Lab#6 - Physics 1AL Introduction ENERGY & ENERGY...

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Physics 1AL Winter 2009 1 Introduction In this lab you will use conservation of mechanical energy to predict the motion of objects in situations that are difficult to analyze with force concepts. _____________________________________________________________________________ Prelab Activity Read sections 5.3, 5.4, 5.5 & 5.6 in Serway & Faughn Answer the following questions. Please, SHOW ALL YOUR WORK: 1. If a particle’s speed increases from 30 miles per hour to 90 miles per hour, by what factor did its kinetic energy change? 2. Sean climbs a tower that is 82.3 meters high to make a jump with a parachute. The mass of Sean plus the parachute is 68.0 kg. If we define ground level to have zero gravitational potential energy, what is the gravitational potential energy of Sean and the parachute at the top of the tower? 3. A 100 gram mass is placed on a horizontal spring. The spring has a spring constant k = 150 (N/m) and is at its equilibrium length. a) If it remains at equilibrium, how much elastic potential energy is stored in the spring? b) The same spring is stretched so that it is 5.0 cm longer than its equilibrium length. How much elastic potential energy is stored in the spring now? c) Now the spring from part b is released, what is speed of the mass as it passes through the equilibrium point from part a? _____________________________________________________________________________ A. Group Activity The TA’s will hand out a question for you solve as a group. You should write your solution on your whiteboard and be prepared to present your solution to the class. After one group has presented their solution to the rest of the class, you should copy the correct solution into your lab notebook.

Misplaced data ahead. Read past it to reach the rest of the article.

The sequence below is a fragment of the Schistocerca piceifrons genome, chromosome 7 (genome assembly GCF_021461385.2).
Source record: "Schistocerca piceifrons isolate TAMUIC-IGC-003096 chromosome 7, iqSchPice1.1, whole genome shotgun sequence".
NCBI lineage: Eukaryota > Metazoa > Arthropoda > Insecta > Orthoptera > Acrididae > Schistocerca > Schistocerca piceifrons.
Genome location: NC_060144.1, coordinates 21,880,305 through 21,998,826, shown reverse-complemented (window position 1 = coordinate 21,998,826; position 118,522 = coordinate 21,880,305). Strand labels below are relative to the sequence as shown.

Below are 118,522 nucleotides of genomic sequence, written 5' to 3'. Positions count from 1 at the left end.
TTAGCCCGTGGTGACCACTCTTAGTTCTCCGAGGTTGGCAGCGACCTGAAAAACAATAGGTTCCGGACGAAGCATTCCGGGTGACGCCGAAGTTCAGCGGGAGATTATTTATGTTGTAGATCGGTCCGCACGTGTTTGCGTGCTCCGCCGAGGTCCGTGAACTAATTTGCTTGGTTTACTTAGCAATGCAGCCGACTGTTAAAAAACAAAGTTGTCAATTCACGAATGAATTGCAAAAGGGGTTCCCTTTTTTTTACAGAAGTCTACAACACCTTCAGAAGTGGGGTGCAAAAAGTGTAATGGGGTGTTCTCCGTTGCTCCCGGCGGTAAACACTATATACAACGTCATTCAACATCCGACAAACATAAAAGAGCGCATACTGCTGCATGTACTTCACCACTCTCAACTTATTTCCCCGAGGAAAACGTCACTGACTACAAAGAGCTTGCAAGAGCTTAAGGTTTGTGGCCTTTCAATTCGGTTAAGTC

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Physics 1AL Winter 2009 2 ________________________________________________________________ B. CONSERVATION of MECHANICAL ENERGY and PROJECTILES: You have a curved ramp with the bottom at the edge of the desk and you start with a car at rest at the top. The end of the ramp is horizontal. When the car leaves the ramp, it falls to the floor on a ballistic trajectory. The horizontal distance, between the end of the ramp and where the car
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This note was uploaded on 09/14/2009 for the course PHYS 1AL taught by Professor Anderson during the Spring '08 term at UCSD.

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Lab#6 - Physics 1AL Introduction ENERGY & ENERGY...

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